We are currently in the middle of a moral panic based on historic wrongdoing (or perceived wrong doing) of some famous men. Events began with allegations against a famous Hollywood mogul - Harvey Weinstein dating back a couple of decades or so. There is little question that Weinstein is a wretched character. Whether he broke any laws is still open to question and will not be answered until we see a proper trial. There is little doubt, however, that his behaviour was unacceptable - then as now - and few people, me included, would take issue with that. Pretty soon, however, scores of women came forward (to the press in most cases) with their stories of historic sexual abuse, and a campaign to encourage others, called Me Too, was started. Here is where the problems began.
Feminists have long been campaigning for a 'listen and believe' policy with regard to women making allegations of rape or sexual abuse. They insist that women don't lie about these matters and that looking for evidence, let alone treating the allegation with scepticism, is tantamount to further abuse of the already traumatised victim. Few have been willing to speak up against this idea because they are usually immediately branded as a misogynist and subjected to widespread abuse, both on social media and in the mainstream broadcast media. The fact that what is being proposed amounts to an abandonment of due process and flies in the face of basic legal principles - innocent until proven guilty, the right to face one's accuser, the right to a proper defence - is blithely ignored, as is the fact that the starting assumption - that women don't lie about these matters - is demonstrably wrong.
So what we now have is a sudden deluge of allegations against men, most of which date back decades, which are being treated with very little scepticism and simply accepted as true. The targets of the allegations face loss of job, social standing, and in some cases family. Feminists justify this by saying that even if a few men are badly done to, it is nothing compared to the generations of wrongdoing endured by women. This 'tit for tat' mentality is abhorrent and, as with all eye for an eye situations, the main result will be lots of blind people.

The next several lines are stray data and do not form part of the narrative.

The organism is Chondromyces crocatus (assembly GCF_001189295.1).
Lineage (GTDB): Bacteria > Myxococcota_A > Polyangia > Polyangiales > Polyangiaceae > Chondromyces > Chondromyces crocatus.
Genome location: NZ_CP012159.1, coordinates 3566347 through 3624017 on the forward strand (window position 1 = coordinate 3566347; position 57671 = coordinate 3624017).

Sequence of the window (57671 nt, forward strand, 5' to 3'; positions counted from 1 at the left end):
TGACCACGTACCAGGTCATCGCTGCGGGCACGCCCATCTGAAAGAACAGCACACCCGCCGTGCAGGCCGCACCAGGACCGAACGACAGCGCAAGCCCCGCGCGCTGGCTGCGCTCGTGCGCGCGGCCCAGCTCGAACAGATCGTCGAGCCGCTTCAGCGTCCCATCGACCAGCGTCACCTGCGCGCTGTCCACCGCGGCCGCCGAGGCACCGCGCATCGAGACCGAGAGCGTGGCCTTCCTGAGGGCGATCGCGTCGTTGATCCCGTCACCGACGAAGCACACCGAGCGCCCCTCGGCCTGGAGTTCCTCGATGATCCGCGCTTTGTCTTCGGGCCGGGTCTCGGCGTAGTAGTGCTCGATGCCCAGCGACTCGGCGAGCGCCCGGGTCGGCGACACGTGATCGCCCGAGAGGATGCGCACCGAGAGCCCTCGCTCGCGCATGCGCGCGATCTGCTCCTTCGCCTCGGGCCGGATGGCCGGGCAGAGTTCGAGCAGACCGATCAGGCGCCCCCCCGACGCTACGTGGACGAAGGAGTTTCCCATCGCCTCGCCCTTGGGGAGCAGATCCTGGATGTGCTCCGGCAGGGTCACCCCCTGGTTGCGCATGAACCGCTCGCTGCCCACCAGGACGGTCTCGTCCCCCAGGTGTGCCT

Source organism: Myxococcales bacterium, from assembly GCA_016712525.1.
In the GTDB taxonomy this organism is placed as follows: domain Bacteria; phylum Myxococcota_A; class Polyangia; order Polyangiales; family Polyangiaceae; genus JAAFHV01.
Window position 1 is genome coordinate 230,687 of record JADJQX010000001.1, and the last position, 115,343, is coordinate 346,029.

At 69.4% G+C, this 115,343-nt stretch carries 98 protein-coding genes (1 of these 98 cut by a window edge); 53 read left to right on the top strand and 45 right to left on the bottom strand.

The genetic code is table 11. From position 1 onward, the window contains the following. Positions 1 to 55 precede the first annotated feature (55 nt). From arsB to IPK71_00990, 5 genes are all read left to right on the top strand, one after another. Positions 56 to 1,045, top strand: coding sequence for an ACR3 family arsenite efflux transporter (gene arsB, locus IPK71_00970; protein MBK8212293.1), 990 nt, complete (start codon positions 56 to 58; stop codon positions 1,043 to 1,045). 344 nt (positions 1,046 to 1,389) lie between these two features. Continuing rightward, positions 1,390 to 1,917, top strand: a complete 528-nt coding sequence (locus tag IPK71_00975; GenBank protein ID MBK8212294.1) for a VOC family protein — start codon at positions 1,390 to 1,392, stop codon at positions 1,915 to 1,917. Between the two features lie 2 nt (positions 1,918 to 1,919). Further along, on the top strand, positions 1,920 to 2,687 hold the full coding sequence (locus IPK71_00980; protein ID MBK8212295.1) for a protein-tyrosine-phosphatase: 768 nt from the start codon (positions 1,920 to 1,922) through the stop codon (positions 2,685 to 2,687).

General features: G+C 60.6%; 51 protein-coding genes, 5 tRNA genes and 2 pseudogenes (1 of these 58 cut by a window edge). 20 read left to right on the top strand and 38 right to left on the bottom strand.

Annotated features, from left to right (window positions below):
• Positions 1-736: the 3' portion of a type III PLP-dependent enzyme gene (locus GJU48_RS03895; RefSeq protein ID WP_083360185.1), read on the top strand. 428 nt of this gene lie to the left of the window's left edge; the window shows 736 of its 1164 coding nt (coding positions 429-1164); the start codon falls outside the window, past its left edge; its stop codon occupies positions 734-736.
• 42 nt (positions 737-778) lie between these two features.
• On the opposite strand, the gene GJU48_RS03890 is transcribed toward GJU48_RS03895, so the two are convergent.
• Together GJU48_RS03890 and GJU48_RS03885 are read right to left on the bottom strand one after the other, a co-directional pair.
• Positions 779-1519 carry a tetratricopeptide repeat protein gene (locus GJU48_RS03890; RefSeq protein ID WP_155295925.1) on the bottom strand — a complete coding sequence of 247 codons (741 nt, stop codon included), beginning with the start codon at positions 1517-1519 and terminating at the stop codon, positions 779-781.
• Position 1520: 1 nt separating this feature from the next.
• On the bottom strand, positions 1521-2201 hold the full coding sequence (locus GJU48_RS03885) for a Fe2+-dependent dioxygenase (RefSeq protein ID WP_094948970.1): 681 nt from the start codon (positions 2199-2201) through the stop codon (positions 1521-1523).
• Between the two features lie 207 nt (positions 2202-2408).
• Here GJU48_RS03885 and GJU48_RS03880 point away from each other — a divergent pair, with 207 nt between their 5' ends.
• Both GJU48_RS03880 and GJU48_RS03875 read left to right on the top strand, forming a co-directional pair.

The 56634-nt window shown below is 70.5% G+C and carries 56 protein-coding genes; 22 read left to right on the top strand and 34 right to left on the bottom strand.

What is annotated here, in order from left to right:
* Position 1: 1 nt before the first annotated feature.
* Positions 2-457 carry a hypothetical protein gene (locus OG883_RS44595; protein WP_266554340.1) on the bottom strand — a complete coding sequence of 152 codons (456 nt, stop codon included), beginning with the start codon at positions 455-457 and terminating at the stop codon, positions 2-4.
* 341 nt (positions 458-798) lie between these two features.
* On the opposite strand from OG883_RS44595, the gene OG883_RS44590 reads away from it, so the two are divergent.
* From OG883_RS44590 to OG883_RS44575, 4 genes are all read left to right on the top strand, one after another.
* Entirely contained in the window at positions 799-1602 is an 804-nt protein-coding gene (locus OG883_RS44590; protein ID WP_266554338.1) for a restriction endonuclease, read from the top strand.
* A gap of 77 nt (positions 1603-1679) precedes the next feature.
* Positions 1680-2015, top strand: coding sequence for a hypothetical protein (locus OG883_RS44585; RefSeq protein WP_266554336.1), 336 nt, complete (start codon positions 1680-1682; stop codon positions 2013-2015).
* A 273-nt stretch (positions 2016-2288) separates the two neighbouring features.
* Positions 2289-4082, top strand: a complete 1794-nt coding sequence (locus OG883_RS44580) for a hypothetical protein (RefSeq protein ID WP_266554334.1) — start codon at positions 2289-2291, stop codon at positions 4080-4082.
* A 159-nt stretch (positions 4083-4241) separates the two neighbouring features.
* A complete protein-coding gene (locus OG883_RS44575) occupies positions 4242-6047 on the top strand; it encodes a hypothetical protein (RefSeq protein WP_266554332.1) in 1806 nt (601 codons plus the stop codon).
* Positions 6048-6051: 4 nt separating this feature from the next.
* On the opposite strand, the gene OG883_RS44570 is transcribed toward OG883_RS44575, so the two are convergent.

A few brave people have tried to urge caution. When Matt Damon pointed out, in the most reasonable of language, that there might be a difference between rape and touching someone's knee or backside, he was immediately condemned. When actress Meryl Streep dared to comment that Weinstein had done nothing improper to her, one of the alleged victims - Rose McGowan - accused her of being 'willingly silent'. Most recently, French actress Catherine Deneuve has been widely pilloried for her criticisms of the 'me too' campaign in anopen letter.
The way feminists deal with any criticism is, by now, familiar. They immediately assert that the critic is, de facto, supporting the abuse and belittling the victims. This is usually enough to cower the critic into either retracting their criticism or withdrawing from the debate entirely. The overall effect has been to scare off criticism and encourage a nauseating wave of virtue signalling, particularly from the usual suspects in Hollywood.
One particularly noteworthy example was actress Natalie Portman, who was extremely anxious, as she co-presented the Golden Globe awards, to establish her 'right on' credentials - making various snide comments during the evening. This, bear in mind, is the same woman who is good pals with Roman Polanski. In fact a couple of years ago she started a petition to have him allowed back into the US. Why is Mr Polanski not free to enter the US, you might ask? Because he anally raped a 13 yr old girl in 1978. He was found guilty, after fleeing the country, and faces arrest upon entering the US. So how does this woman have the brass neck to lecture people on men behaving badly?
Answers on a postcard please.......or, seriously, please leave a comment if you really do have some insight into the matter. I genuinely don't understand how she can keep a straight face whilst uttering hypocritical garbage like this - maybe she is a better actress than I thought ?
So we are now in a world where an actress can appear on coast-to-coast TV in the US and tell the world that her life was utterly ruined by the fact that Dustin Hoffman walked out of the shower with his penis in full sight about 40 years ago. Not only do people treat her sympathetically, instead of telling her to grow up, scores of hit-pieces then appear in the mainstream press. There have been an outpouring of allegations - many even more trivial than this - over the past weeks.
The overall effect of this nonsense is that some men will suffer huge injustice. The lucky ones will be wealthy enough to deal with it but the less famous will face ruin. Women will also suffer. The seriousness of genuine sexual assault and rape will continue to be undermined by trivial incidents being grouped in the same category. Men will re-appraise their interactions and dealings with women - and I, for one, would not blame them. This may lead many to conclude that they should be wary about un-chaperoned contact with women, which in turn will lead to women losing many opportunities - chances to be coached by seniors at work; invitations into the unofficial social circles that are important in many work situations; even in some cases the chance of getting the job they want.
Finally the whole thing will just serve to further infantilise women, striking directly at the progress made over the last few decades in establishing women as independent members of society, deserving of equal treatment and able to function as fully autonomous actors within that society. Instead the picture is of fragile little flowers, unable to cope with boorish behaviour and in need of protection from the nasty world and the nasty men within it.